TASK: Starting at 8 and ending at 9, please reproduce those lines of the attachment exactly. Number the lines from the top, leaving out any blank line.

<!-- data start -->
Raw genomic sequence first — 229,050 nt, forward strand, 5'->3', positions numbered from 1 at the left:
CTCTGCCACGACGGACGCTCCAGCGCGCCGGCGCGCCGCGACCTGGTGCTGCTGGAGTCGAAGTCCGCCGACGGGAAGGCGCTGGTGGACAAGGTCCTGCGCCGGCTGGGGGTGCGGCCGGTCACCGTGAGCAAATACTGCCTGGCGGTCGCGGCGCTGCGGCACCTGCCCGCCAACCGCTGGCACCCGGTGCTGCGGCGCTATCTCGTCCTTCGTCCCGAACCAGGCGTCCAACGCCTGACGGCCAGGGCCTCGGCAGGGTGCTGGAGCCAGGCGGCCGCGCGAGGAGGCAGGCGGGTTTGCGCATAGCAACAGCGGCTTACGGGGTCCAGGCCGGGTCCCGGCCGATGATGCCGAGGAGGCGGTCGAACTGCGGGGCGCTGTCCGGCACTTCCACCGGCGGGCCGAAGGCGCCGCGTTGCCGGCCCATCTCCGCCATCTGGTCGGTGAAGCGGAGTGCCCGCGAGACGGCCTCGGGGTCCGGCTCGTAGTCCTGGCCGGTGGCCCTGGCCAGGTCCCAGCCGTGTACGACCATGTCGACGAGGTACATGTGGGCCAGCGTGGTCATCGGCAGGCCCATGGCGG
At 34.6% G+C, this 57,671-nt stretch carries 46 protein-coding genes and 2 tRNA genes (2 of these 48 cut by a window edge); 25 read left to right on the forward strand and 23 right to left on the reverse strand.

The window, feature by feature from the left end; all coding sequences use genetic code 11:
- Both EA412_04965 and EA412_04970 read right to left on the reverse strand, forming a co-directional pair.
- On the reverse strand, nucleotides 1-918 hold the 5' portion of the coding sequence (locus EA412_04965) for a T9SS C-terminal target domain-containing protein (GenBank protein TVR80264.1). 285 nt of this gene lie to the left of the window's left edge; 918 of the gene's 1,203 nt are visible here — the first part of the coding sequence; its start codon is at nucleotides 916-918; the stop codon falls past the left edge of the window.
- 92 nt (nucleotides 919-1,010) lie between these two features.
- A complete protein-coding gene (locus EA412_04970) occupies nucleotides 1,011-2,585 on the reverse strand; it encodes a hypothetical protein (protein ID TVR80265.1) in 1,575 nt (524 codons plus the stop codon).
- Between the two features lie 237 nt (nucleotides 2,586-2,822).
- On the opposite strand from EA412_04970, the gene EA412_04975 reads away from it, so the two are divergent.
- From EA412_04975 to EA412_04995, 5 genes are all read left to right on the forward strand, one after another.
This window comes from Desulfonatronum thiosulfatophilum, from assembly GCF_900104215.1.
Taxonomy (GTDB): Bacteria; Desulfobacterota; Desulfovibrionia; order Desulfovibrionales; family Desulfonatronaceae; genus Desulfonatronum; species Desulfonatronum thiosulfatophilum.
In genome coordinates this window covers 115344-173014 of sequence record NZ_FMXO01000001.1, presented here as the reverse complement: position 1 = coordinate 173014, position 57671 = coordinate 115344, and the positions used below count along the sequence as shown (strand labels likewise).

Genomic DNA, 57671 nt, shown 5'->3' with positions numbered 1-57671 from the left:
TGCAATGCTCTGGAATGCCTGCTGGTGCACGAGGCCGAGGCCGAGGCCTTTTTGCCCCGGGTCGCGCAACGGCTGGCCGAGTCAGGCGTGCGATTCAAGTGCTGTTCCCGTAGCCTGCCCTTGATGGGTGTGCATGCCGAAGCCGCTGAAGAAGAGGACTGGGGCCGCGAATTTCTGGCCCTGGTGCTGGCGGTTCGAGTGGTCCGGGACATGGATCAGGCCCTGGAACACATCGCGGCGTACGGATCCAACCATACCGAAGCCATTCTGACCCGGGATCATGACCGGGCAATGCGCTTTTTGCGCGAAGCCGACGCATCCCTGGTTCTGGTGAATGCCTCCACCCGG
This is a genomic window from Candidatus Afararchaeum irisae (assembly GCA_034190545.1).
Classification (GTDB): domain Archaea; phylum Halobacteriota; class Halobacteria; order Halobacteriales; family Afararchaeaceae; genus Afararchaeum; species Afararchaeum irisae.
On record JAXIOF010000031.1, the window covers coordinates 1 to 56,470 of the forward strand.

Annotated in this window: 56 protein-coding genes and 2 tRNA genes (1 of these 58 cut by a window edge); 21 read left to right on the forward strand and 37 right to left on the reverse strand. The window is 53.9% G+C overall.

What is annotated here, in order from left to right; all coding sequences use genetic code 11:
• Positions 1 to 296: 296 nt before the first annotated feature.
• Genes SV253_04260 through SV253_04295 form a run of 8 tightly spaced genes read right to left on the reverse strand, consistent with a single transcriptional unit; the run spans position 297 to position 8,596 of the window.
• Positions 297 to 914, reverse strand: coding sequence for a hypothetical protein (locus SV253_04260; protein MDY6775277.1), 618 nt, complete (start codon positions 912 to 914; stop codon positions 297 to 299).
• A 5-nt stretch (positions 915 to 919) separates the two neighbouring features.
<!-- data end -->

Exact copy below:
- A complete protein-coding gene (locus EA412_04970) occupies nucleotides 1,011-2,585 on the reverse strand; it encodes a hypothetical protein (protein ID TVR80265.1) in 1,575 nt (524 codons plus the stop codon).
- Between the two features lie 237 nt (nucleotides 2,586-2,822).